Second Quarter: Vegan Mac N’ Cheese Pie? VEGAN MAC N’ CHEESE PIE!

Whether it is a game day or not, The Vegan Stoner has plenty of recipes for anyone craving hearty, comfort food. The duo behind the visual and culinary delights of this blog have been getting creative in the kitchen and on the internet for a while, and they’ve noticed more folks catching on.

“It’s driven by the lower impact plant-based foods have on the environment, as well as people’s growing compassion for animals,” says The Vegan Stoner’s Graham I. Haynes, who, along with co-author Sarah Conrique, has another cookbook full of inexpensive, fast and cozy vegan recipes set to be released by Penguin Random House in early 2021. “It’s pretty clear more people are interested in vegan foods of all types as time goes on — from comfort foods and meat replacements to health-based, raw and whole food recipes.”

Vegan Mac N’ Cheese Pie by The Vegan Stoner

Illustrated instructions to make Mac N’ Cheese Pie by The Vegan Stoner.

The Vegan Stoner

Halftime: Vegan Nacho Cheese recipe because NACHOS

What do I say to someone who mocks my food?

It’s nacho choice.

What do I say to someone who is interested in eating vegan but really loves nachos?

Let’s taco ‘bout it because we’ve got options!

Photo of a hand dipping a chip into vegan nacho cheese dip.

Reprinted with permission from hot for food Vegan Comfort Classics by Lauren Toyota, copyright © 2018. Published by Ten Speed Press, an imprint of Penguin Random House.

“I’ve tried many cheese sauce recipes as well as products I’ve found at some specialty stores. None of it is that good,” says Lauren Toyota author of Vegan Comfort Classics: 101 Recipes to Feed Your Face as well as the hot for food blog. “Sometimes it just tastes like nuts, or nothing, or something else you can’t quite figure out on your tastebuds. Well, you’ll get none of that with this version!”

Vegan nacho cheese by Lauren Toyota


1 cup white potatoes, peeled and cubed
1/2 cup carrots, peeled and cubed
1/4 cup vegetable oil
1/4 C nondairy milk
2 teaspoons lemon juice
6 pickled jalapeño slices
3 tablespoons jalapeño pickling liquid
1 tablespoon tomato paste
1 12 teaspoon arrowroot flour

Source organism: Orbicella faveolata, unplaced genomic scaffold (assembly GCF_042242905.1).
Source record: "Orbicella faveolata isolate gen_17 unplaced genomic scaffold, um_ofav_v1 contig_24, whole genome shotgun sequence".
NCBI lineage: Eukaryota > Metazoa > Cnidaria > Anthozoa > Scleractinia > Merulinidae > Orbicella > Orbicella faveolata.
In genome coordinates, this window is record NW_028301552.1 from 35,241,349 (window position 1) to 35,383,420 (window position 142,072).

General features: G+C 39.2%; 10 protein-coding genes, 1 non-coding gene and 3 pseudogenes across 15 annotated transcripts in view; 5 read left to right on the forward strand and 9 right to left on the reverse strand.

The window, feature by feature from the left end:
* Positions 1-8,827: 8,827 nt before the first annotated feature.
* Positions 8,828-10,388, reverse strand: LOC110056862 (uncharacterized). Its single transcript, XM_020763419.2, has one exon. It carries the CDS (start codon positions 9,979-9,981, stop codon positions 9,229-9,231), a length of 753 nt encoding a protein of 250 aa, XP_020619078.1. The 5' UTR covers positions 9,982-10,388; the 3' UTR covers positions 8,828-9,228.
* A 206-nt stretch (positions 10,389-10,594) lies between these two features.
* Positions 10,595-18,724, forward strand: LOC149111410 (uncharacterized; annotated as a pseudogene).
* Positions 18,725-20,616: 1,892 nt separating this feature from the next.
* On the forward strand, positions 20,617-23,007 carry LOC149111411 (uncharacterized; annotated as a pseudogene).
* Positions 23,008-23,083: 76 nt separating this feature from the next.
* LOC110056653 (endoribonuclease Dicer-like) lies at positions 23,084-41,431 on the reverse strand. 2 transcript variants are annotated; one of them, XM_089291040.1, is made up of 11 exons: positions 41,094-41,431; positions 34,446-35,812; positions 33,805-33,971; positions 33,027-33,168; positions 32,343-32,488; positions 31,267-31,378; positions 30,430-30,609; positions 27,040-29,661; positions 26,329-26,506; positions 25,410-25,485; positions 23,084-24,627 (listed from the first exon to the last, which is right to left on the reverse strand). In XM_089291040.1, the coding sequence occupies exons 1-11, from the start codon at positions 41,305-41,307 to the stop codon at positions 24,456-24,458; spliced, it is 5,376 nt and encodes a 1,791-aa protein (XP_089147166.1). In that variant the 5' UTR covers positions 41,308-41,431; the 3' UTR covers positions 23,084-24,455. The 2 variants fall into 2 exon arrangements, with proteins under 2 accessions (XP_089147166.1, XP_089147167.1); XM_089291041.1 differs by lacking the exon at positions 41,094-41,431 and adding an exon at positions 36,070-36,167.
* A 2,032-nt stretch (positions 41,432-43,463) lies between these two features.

1 teaspoon garlic powder
1 teaspoon onion powder
1 tablespoon nutritional yeast
1/2 teaspoon sea salt


Boil the potatoes and carrots in a pot of water for approximately 10 minutes. Drain them from the boiling water and add to a high-powered blender immediately. If you cook the potatoes for too long, they will become starchy and your sauce will not be smooth. This recipe will not work in a conventional blender. The potatoes need to be whipped at a high enough speed that they break down and emulsify, creating a smooth and creamy cheese-like sauce, with undetectable potato! You’ll need a Vitamix or Blendtec. I’ve made it in a Magic Bullet in a half batch and it also worked well.

Add the remaining ingredients to the blender and combine until smooth. Your sauce may be hot enough to serve immediately if you’re in a rush, or heat it up in a small pot to thicken it slightly before pouring over whatever food you want to make cheesier. How about chips, chili, broccoli or cauliflower, for starters?

Once you’ve got your dairy-free nacho cheese prepared then you can check out some of Lauren’s nacho recipes, including her Nachos Supreme and Mean Green Vegan Nachos. Of course, you can and should always trust your instincts when it comes to nacho toppings, just like Josh Rosen.

Third Quarter: Creole spice by way of the Bay Area

Originally from the Bay Area, Souley Vegan owner and chef Tamearra Dyson is inspired by her family’s Louisiana roots and her mother’s example of family cooking. Dyson left behind a career in the medical field to start serving up vegan eats at a local farmer’s market in 2006, and has been dishing out her plant-based take on Creole flavors at her Oakland, California, restaurant since 2009.

Back then, Frank Gore was still a youthful 49ers running back and vegan food was not on-trend or even well understood by most folks. Dyson recalls getting concerned recommendations from patrons to at least add some fish to her menu, as well as questions from confused potential customers asking if her vegan restaurant served ribs.

Photo of deep fried seitan by Souley Vegan

Souley Vegan

“I’d like to say we were trailblazers in the industry in terms of making vegan approachable — and then even cool. We were having people coming from everywhere from all different backgrounds to eat the cuisine because they heard about the food, they heard about the atmosphere, and they wanted to experience it,” says Dyson. “We weren’t that common perception of what vegan restaurants are. People are like, ‘Oh, they’re snooty.’ They’re fearful of asking questions because people snub them if they’re not vegan, etc. We just had a different approach, a bold approach, but my approach was who I am.”

If you’re in the vicinity of Oakland, you can order Super Bowl snacks like vegan hot links or creole fries directly from Souley Vegan. But if that’s not an option, Dyson has shared her recipe for Crunchy Vegan Seitan (or baby bella mushrooms) with buffalo sauce for you to test out at home.

Crunchy vegan seitan and/or baby bella mushrooms with buffalo sauce by Souley Vegan


Vital wheat gluten (see below)
Baby bella mushrooms, sliced as desired (With or instead or seitan. Use mushrooms if gluten free)
Vegetable broth (or miso)
Unbleached flour (or brown rice flour, if gluten free)
Buffalo sauce (your favorite)


For seitan